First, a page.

Me and Earl and the Dying Girl may not be the best teen cancer weepie ever made, if there even is a best teen cancer weepie. But it's surely the most adorable, something like Diary of a Wimpy Kid reconfigured for a slightly older, hipper audience, and with cancer thrown in. It's so carefully designed to feel laid-back that its breeziness comes off like a calculation. But the movie has flashes of wit and originality and feeling enough that when the story twists in directions it maybe shouldn't, it's still easy enough to coast along.
Thomas Mann is Greg, a smart but awkward high school senior with exactly one friend: Earl, played by the half-snazzy, half-deadpan RJ Cyler, who lives on the other side of town, a side not nearly as nice as Greg's. Long ago Greg and Earl found out they shared a taste for European art films, and they have become amateur filmmakers themselves, filling up a shelf with parodies of film-school classics.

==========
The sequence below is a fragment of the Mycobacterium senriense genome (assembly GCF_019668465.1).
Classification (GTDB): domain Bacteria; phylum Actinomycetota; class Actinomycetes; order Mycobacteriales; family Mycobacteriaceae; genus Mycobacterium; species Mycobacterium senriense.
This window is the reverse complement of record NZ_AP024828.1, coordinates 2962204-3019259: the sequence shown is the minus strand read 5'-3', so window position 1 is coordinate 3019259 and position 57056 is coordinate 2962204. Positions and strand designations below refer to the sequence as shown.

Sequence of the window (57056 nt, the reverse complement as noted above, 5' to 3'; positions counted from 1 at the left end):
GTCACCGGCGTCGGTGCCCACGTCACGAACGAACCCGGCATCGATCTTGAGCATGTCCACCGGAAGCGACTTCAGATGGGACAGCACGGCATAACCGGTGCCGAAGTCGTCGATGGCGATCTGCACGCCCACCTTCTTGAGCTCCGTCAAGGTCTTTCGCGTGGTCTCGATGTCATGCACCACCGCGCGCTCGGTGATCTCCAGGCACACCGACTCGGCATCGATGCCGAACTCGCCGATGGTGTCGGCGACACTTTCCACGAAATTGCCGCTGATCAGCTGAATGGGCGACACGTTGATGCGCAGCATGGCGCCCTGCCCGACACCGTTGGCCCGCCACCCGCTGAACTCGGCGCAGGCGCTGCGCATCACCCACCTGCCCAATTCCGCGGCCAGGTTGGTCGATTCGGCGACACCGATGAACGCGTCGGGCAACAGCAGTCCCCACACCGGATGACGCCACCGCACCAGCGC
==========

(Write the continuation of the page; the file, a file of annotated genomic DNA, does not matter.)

Greg's ideas of what friendship can mean get upended when his meddlesome mother (Connie Britton) insists that he ring up a leukemia-stricken classmate he barely knows, Rachel (Olivia Cooke). The two become close, yet, to me, the film's more resonant friendship is the one between Greg (who's white) and Earl (who's black): That's partly because the unspoken ease between the two plays, mischievously, with the idea of the token black friend. Earl and Greg live in separate worlds of stereotypes, but the place where they come together -- the kinship they find over those ridiculous homemade movies -- is a world of their own making.